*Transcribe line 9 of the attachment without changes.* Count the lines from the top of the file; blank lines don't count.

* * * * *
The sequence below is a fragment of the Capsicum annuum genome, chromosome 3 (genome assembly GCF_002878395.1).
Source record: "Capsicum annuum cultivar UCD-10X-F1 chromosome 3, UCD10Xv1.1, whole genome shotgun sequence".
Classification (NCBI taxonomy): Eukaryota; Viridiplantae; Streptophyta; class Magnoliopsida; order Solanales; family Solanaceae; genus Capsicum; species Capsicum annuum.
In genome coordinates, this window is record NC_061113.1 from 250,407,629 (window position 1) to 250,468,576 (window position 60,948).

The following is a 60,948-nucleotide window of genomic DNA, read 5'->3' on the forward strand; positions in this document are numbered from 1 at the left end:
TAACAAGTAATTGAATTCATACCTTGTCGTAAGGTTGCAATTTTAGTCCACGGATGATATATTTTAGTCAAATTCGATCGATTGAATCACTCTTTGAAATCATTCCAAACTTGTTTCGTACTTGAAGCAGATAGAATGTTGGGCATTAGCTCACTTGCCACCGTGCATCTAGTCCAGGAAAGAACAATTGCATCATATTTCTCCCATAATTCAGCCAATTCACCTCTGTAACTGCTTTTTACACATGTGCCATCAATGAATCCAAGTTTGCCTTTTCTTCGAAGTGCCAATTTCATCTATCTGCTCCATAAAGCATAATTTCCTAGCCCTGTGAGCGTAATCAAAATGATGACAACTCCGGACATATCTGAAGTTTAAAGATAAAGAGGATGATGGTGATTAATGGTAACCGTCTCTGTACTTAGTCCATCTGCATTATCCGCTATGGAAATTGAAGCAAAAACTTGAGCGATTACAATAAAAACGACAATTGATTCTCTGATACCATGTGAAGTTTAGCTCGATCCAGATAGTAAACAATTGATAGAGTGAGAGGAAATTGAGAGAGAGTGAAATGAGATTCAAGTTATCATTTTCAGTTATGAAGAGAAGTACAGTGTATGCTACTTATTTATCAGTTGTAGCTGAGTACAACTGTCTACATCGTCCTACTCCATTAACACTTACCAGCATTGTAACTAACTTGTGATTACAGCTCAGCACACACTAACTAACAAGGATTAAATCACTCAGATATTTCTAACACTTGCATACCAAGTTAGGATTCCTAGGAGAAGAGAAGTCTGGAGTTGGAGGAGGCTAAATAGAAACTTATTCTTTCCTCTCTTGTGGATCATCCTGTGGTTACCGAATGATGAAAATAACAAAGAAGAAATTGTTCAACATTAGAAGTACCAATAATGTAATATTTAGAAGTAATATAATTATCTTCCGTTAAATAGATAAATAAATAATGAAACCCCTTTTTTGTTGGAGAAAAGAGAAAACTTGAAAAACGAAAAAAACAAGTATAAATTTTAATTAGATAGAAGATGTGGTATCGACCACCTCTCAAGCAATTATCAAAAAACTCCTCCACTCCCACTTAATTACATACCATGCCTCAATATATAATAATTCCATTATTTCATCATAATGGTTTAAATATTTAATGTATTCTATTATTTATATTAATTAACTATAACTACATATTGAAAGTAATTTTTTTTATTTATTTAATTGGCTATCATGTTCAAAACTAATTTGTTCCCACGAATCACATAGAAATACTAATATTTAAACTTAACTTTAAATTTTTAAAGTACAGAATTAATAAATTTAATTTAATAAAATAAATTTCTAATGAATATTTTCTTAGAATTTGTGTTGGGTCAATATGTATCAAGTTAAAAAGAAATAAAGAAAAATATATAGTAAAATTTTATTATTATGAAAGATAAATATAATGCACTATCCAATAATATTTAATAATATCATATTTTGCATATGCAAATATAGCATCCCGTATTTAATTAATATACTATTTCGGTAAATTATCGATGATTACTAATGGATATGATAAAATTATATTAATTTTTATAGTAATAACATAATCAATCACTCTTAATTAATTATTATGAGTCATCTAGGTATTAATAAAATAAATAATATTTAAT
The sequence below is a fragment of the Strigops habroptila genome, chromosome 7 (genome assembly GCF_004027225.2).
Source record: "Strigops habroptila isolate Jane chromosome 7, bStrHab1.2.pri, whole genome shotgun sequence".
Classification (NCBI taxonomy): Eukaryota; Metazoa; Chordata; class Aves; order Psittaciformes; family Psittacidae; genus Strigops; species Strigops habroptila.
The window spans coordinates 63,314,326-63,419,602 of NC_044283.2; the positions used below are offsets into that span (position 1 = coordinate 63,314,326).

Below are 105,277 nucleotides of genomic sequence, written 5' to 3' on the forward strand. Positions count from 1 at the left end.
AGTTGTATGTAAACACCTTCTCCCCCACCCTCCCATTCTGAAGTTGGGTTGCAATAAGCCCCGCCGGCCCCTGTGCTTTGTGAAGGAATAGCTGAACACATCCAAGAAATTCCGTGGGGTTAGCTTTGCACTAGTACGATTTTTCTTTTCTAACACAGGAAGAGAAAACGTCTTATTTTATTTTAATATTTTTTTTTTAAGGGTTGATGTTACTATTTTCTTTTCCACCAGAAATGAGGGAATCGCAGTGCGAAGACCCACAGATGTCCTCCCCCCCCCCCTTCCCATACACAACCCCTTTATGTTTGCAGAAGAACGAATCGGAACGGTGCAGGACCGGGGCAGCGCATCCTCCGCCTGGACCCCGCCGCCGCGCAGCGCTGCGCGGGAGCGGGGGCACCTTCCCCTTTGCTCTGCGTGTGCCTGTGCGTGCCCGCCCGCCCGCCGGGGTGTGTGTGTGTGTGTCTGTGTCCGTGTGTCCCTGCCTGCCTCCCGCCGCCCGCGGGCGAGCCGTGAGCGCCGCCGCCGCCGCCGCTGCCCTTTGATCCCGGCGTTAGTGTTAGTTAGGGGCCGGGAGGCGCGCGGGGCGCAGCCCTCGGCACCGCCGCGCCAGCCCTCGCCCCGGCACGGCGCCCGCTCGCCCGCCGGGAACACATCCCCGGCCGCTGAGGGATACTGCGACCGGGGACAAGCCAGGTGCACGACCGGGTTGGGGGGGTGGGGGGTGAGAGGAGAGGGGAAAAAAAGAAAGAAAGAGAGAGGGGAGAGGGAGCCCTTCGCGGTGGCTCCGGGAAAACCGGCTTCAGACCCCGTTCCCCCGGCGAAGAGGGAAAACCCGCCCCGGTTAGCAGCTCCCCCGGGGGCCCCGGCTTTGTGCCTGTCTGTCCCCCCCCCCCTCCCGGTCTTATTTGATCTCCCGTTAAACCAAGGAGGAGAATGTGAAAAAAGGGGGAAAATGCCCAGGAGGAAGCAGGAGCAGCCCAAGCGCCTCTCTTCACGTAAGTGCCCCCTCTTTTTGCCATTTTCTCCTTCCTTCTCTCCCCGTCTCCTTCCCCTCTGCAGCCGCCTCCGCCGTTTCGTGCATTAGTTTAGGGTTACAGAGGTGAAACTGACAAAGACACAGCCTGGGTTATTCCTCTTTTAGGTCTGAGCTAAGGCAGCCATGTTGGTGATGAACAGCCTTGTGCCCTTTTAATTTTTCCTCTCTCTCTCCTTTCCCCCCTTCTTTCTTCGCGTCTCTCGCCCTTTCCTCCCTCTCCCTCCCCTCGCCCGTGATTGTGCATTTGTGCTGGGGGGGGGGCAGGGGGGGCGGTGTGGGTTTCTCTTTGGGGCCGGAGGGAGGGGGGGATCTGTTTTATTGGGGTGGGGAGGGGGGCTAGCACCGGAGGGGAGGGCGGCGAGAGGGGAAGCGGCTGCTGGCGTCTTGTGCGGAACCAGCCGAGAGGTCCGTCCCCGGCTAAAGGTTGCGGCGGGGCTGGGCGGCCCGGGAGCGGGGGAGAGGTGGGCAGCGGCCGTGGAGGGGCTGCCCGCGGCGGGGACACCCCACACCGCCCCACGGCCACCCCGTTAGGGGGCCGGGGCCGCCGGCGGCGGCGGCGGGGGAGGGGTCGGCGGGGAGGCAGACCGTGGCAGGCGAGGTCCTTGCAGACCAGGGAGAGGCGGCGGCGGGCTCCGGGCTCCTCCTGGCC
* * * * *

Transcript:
Classification (NCBI taxonomy): Eukaryota; Metazoa; Chordata; class Aves; order Psittaciformes; family Psittacidae; genus Strigops; species Strigops habroptila.